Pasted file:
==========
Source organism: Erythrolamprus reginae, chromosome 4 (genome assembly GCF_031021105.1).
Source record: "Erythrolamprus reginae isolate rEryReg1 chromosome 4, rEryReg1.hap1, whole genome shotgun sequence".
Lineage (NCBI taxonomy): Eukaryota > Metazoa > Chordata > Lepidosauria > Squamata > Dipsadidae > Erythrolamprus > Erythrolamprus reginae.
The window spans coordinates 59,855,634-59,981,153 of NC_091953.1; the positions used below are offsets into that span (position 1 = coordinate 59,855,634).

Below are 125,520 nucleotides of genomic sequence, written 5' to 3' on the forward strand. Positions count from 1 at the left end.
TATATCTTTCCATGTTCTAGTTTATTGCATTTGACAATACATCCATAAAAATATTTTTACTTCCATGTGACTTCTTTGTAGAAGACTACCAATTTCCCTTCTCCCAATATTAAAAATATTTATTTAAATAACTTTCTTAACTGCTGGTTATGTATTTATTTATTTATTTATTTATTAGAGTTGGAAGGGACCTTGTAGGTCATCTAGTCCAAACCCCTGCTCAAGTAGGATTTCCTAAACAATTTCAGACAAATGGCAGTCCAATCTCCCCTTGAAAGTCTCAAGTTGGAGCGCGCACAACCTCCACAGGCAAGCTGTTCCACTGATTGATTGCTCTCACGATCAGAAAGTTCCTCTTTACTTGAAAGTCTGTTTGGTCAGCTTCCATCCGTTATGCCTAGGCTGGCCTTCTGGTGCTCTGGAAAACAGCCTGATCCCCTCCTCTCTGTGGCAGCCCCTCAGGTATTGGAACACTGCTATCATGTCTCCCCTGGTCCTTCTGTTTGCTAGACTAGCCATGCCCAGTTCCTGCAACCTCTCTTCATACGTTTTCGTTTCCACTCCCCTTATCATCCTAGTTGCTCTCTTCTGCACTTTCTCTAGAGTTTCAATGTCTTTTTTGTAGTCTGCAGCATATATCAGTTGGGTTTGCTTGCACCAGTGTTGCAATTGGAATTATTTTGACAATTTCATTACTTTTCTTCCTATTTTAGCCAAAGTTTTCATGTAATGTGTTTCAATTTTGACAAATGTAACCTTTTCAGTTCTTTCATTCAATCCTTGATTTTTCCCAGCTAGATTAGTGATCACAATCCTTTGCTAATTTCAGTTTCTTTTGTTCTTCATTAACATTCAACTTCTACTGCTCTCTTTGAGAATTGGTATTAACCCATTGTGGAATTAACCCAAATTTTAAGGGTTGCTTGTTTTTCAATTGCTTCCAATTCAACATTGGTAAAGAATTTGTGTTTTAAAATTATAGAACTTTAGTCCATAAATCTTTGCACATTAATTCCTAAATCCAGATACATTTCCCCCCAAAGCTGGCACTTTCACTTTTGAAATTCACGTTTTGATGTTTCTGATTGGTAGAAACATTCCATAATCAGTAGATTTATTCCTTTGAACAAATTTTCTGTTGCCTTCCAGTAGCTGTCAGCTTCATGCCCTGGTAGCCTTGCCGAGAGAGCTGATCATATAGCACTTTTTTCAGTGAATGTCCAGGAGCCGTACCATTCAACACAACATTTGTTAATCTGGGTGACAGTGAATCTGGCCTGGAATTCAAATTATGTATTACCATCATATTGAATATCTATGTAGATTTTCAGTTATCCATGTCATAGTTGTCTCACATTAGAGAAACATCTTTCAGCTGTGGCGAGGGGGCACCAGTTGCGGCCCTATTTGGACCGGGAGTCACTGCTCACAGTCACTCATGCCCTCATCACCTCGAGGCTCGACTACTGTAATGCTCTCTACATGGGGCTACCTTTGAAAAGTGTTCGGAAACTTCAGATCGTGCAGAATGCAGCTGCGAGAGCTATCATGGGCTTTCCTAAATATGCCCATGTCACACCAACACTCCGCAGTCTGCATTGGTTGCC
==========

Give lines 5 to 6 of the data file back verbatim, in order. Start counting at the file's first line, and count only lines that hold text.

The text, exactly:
Below are 125,520 nucleotides of genomic sequence, written 5' to 3' on the forward strand. Positions count from 1 at the left end.
TATATCTTTCCATGTTCTAGTTTATTGCATTTGACAATACATCCATAAAAATATTTTTACTTCCATGTGACTTCTTTGTAGAAGACTACCAATTTCCCTTCTCCCAATATTAAAAATATTTATTTAAATAACTTTCTTAACTGCTGGTTATGTATTTATTTATTTATTTATTTATTAGAGTTGGAAGGGACCTTGTAGGTCATCTAGTCCAAACCCCTGCTCAAGTAGGATTTCCTAAACAATTTCAGACAAATGGCAGTCCAATCTCCCCTTGAAAGTCTCAAGTTGGAGCGCGCACAACCTCCACAGGCAAGCTGTTCCACTGATTGATTGCTCTCACGATCAGAAAGTTCCTCTTTACTTGAAAGTCTGTTTGGTCAGCTTCCATCCGTTATGCCTAGGCTGGCCTTCTGGTGCTCTGGAAAACAGCCTGATCCCCTCCTCTCTGTGGCAGCCCCTCAGGTATTGGAACACTGCTATCATGTCTCCCCTGGTCCTTCTGTTTGCTAGACTAGCCATGCCCAGTTCCTGCAACCTCTCTTCATACGTTTTCGTTTCCACTCCCCTTATCATCCTAGTTGCTCTCTTCTGCACTTTCTCTAGAGTTTCAATGTCTTTTTTGTAGTCTGCAGCATATATCAGTTGGGTTTGCTTGCACCAGTGTTGCAATTGGAATTATTTTGACAATTTCATTACTTTTCTTCCTATTTTAGCCAAAGTTTTCATGTAATGTGTTTCAATTTTGACAAATGTAACCTTTTCAGTTCTTTCATTCAATCCTTGATTTTTCCCAGCTAGATTAGTGATCACAATCCTTTGCTAATTTCAGTTTCTTTTGTTCTTCATTAACATTCAACTTCTACTGCTCTCTTTGAGAATTGGTATTAACCCATTGTGGAATTAACCCAAATTTTAAGGGTTGCTTGTTTTTCAATTGCTTCCAATTCAACATTGGTAAAGAATTTGTGTTTTAAAATTATAGAACTTTAGTCCATAAATCTTTGCACATTAATTCCTAAATCCAGATACATTTCCCCCCAAAGCTGGCACTTTCACTTTTGAAATTCACGTTTTGATGTTTCTGATTGGTAGAAACATTCCATAATCAGTAGATTTATTCCTTTGAACAAATTTTCTGTTGCCTTCCAGTAGCTGTCAGCTTCATGCCCTGGTAGCCTTGCCGAGAGAGCTGATCATATAGCACTTTTTTCAGTGAATGTCCAGGAGCCGTACCATTCAACACAACATTTGTTAATCTGGGTGACAGTGAATCTGGCCTGGAATTCAAATTATGTATTACCATCATATTGAATATCTATGTAGATTTTCAGTTATCCATGTCATAGTTGTCTCACATTAGAGAAACATCTTTCAGCTGTGGCGAGGGGGCACCAGTTGCGGCCCTATTTGGACCGGGAGTCACTGCTCACAGTCACTCATGCCCTCATCACCTCGAGGCTCGACTACTGTAATGCTCTCTACATGGGGCTACCTTTGAAAAGTGTTCGGAAACTTCAGATCGTGCAGAATGCAGCTGCGAGAGCTATCATGGGCTTTCCTAAATATGCCCATGTCACACCAACACTCCGCAGTCTGCATTGGTTGCC